"Above all else, you need to train to be proficient and no matter what you invest in for your firearm, it's not going to make you a better shooter but routine practice will. The person who takes their bare bones gun to the range weekly or even monthly is far more dangerous than a person with a $2000 Glock that shoots twice a year. Warriors don't rely on equipment to succeed, they rely on a hard heart and a sharp mind paired with the endless pursuit of perfecting their craft," says Kurt T. at SofRep.
Someone always wants to know, which is more accurate:
• Iron sights
• Optics, lasers, etc.
The correct answer is neither. A gun's accuracy depends on the barrel, the ammo and the person pulling the trigger. Sights are merely an aiming guide and have nothing to do with the bullet's trajectory.
A key part of practice is learning how to draw the gun from a holster. Pulling a revolver from a plain leather OWB holster is not the same as drawing a semi-auto from a locking polymer holster. Neither of these are the same as pulling a pocket pistol from a holster that stays in the pants pocket or an IWB holster.
How you carry must be considered when looking at accessories. The simplest leather OWB holster or IWB holster holds the gun and that is it. Custom rigs, either IWB or OWB are designed to hold the gun and whatever accessories the shooter adds. Regardless of how you holster your gun, it needs to feel comfortable and easy-to-use.
THE LAST WORD
Saxon, a bare gun fan, says, "when a manufacturer builds a weapon he or she designs it to certain specs, almost none of those original specs, call for hanging things on around or near the weapon. The further you get from the original specs, the closer you are to meeting Mr. Murphy." Murphy's law says if something can go wrong, it will.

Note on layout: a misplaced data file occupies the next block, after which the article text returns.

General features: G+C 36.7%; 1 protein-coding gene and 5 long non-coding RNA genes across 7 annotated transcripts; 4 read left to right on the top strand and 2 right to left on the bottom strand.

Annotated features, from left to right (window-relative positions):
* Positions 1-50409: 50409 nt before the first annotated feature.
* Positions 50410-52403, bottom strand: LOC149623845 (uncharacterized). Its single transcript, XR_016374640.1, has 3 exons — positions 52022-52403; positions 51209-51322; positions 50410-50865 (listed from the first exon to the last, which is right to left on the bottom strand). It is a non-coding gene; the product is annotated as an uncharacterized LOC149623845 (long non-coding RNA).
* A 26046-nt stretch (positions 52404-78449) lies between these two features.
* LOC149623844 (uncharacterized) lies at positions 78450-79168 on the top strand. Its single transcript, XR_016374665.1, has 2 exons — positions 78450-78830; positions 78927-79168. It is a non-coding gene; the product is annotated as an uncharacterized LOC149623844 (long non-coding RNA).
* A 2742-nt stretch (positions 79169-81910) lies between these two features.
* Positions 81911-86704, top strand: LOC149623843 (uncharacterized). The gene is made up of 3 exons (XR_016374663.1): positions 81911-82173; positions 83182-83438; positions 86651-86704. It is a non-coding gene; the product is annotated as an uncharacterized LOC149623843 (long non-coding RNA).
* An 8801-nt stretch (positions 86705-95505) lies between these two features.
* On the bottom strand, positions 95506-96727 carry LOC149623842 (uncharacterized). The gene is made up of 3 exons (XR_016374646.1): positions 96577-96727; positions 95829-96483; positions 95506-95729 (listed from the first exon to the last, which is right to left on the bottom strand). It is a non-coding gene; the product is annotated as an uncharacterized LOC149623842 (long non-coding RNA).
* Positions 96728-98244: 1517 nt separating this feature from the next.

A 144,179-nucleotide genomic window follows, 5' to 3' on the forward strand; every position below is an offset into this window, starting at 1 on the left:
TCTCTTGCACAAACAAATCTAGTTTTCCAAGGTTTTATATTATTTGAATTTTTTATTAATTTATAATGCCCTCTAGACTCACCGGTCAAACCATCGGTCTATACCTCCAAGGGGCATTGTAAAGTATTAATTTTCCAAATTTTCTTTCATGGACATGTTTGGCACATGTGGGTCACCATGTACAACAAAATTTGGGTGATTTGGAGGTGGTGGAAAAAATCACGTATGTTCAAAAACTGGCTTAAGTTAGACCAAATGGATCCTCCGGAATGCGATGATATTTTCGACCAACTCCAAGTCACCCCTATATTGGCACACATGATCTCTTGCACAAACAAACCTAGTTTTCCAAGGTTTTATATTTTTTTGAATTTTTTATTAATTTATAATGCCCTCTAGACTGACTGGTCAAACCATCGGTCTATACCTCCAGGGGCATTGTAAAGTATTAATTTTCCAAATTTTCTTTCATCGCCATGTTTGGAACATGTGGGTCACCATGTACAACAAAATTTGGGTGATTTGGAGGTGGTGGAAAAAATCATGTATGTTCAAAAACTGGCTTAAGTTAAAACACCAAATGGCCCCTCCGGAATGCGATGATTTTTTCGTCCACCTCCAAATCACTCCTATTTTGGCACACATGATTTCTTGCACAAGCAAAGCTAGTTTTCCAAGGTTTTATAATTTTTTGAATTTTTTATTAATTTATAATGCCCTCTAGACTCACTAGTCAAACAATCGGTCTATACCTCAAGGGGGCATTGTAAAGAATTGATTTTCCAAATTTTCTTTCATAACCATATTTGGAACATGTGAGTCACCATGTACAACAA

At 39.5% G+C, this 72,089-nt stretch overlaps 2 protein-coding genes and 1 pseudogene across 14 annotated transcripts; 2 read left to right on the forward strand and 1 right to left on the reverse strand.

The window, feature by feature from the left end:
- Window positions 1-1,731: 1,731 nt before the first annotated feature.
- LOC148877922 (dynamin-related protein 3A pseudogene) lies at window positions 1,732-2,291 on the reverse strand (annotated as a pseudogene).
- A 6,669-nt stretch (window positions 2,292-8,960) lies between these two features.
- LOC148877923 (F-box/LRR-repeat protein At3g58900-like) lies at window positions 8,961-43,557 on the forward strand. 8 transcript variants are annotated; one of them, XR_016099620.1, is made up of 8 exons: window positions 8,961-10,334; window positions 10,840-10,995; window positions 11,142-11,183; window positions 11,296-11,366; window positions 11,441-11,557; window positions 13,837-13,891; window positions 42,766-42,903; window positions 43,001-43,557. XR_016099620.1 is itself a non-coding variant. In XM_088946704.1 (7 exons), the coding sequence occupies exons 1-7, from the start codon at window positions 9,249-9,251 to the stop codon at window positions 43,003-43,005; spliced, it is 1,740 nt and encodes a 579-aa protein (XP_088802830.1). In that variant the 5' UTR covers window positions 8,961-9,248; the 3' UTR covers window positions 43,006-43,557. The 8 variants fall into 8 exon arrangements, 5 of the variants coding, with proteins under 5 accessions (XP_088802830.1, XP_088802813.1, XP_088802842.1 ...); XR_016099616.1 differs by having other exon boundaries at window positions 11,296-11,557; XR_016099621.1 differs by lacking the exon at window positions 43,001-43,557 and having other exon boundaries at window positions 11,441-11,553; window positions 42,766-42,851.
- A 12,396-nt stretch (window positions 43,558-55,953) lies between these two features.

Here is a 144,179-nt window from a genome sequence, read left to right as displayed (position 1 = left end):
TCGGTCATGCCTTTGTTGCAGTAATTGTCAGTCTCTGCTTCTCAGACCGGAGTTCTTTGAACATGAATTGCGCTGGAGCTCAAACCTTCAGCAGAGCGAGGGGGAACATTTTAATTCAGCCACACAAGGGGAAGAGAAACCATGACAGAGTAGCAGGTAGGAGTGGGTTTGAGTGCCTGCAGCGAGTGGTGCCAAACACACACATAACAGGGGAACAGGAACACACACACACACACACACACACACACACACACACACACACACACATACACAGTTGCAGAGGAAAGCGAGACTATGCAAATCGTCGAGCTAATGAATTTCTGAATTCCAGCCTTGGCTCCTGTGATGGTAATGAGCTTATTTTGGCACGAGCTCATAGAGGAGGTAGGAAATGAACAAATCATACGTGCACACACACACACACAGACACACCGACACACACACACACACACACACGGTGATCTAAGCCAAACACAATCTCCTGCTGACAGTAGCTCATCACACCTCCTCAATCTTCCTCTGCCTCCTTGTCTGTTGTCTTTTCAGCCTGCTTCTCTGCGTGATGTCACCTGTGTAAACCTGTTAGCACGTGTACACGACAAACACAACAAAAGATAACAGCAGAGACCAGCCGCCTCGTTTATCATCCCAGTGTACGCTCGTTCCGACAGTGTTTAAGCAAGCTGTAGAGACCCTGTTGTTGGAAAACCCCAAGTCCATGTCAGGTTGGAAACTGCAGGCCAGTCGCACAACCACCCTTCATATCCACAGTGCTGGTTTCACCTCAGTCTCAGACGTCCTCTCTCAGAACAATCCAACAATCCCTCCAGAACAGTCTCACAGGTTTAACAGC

Over at Sofrep, a writer using the nickname Garand Thumb says, "With the right amount of training, I believe that you'll find that when you have two shooters at the same level, the shooter with an optic will outshoot his optic-less counterpart. An optic allows for precise aiming, an open sight picture, and rapid follow-up shots. What really sets the optic equipped pistol apart is the ability to track moving targets during engagements. The red dot is far easier to aim and make precise, accountable shots in a dynamic non-permissive environment compared to normal iron sights on a pistol."
The question of attachments or not really comes down to the shooter. Here is the information. You decide what works best for you and you made the right decision.